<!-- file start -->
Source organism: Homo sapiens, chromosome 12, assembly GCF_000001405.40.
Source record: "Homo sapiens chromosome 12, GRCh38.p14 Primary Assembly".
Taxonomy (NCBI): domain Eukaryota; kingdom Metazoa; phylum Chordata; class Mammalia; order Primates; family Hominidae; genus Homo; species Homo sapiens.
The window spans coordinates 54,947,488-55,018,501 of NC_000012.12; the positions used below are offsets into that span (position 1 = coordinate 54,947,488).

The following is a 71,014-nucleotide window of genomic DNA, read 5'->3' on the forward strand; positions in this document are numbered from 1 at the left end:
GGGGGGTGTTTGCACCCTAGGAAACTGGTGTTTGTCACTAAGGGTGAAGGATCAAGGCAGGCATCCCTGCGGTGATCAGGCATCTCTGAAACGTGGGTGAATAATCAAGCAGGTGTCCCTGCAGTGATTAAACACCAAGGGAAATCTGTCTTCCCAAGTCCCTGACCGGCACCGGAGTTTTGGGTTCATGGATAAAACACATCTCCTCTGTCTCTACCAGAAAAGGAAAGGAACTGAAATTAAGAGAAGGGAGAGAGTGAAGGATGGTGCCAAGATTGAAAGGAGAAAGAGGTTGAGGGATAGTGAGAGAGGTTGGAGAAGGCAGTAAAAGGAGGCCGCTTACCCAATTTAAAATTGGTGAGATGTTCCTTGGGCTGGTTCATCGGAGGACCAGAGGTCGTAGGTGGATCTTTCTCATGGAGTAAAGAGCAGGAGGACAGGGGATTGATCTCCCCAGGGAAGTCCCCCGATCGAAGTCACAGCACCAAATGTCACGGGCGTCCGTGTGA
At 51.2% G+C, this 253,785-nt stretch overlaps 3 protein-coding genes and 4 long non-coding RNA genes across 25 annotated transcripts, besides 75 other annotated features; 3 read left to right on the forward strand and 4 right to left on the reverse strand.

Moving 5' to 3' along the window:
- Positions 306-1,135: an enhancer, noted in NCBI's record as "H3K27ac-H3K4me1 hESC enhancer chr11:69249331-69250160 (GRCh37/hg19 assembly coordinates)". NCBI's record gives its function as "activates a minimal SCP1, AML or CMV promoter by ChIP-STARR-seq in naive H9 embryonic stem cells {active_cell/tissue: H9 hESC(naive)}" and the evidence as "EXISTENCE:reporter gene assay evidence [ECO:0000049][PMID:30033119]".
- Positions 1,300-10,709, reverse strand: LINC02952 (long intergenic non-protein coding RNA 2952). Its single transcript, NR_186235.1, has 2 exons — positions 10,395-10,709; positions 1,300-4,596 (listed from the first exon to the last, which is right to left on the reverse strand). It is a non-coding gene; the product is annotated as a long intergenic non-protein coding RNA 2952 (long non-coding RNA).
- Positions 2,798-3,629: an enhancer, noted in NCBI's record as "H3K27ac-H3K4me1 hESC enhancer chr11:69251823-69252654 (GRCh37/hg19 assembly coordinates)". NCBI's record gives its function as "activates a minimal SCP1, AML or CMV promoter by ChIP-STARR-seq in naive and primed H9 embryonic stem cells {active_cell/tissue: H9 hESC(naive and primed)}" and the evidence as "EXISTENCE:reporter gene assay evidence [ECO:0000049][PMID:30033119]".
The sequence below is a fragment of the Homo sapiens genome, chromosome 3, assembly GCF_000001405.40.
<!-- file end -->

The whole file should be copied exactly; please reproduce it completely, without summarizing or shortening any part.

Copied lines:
Source organism: Homo sapiens, chromosome 12, assembly GCF_000001405.40.
Source record: "Homo sapiens chromosome 12, GRCh38.p14 Primary Assembly".
Taxonomy (NCBI): domain Eukaryota; kingdom Metazoa; phylum Chordata; class Mammalia; order Primates; family Hominidae; genus Homo; species Homo sapiens.
The window spans coordinates 54,947,488-55,018,501 of NC_000012.12; the positions used below are offsets into that span (position 1 = coordinate 54,947,488).

The following is a 71,014-nucleotide window of genomic DNA, read 5'->3' on the forward strand; positions in this document are numbered from 1 at the left end:
GGGGGGTGTTTGCACCCTAGGAAACTGGTGTTTGTCACTAAGGGTGAAGGATCAAGGCAGGCATCCCTGCGGTGATCAGGCATCTCTGAAACGTGGGTGAATAATCAAGCAGGTGTCCCTGCAGTGATTAAACACCAAGGGAAATCTGTCTTCCCAAGTCCCTGACCGGCACCGGAGTTTTGGGTTCATGGATAAAACACATCTCCTCTGTCTCTACCAGAAAAGGAAAGGAACTGAAATTAAGAGAAGGGAGAGAGTGAAGGATGGTGCCAAGATTGAAAGGAGAAAGAGGTTGAGGGATAGTGAGAGAGGTTGGAGAAGGCAGTAAAAGGAGGCCGCTTACCCAATTTAAAATTGGTGAGATGTTCCTTGGGCTGGTTCATCGGAGGACCAGAGGTCGTAGGTGGATCTTTCTCATGGAGTAAAGAGCAGGAGGACAGGGGATTGATCTCCCCAGGGAAGTCCCCCGATCGAAGTCACAGCACCAAATGTCACGGGCGTCCGTGTGA
At 51.2% G+C, this 253,785-nt stretch overlaps 3 protein-coding genes and 4 long non-coding RNA genes across 25 annotated transcripts, besides 75 other annotated features; 3 read left to right on the forward strand and 4 right to left on the reverse strand.

Moving 5' to 3' along the window:
- Positions 306-1,135: an enhancer, noted in NCBI's record as "H3K27ac-H3K4me1 hESC enhancer chr11:69249331-69250160 (GRCh37/hg19 assembly coordinates)". NCBI's record gives its function as "activates a minimal SCP1, AML or CMV promoter by ChIP-STARR-seq in naive H9 embryonic stem cells {active_cell/tissue: H9 hESC(naive)}" and the evidence as "EXISTENCE:reporter gene assay evidence [ECO:0000049][PMID:30033119]".
- Positions 1,300-10,709, reverse strand: LINC02952 (long intergenic non-protein coding RNA 2952). Its single transcript, NR_186235.1, has 2 exons — positions 10,395-10,709; positions 1,300-4,596 (listed from the first exon to the last, which is right to left on the reverse strand). It is a non-coding gene; the product is annotated as a long intergenic non-protein coding RNA 2952 (long non-coding RNA).
- Positions 2,798-3,629: an enhancer, noted in NCBI's record as "H3K27ac-H3K4me1 hESC enhancer chr11:69251823-69252654 (GRCh37/hg19 assembly coordinates)". NCBI's record gives its function as "activates a minimal SCP1, AML or CMV promoter by ChIP-STARR-seq in naive and primed H9 embryonic stem cells {active_cell/tissue: H9 hESC(naive and primed)}" and the evidence as "EXISTENCE:reporter gene assay evidence [ECO:0000049][PMID:30033119]".
The sequence below is a fragment of the Homo sapiens genome, chromosome 3, assembly GCF_000001405.40.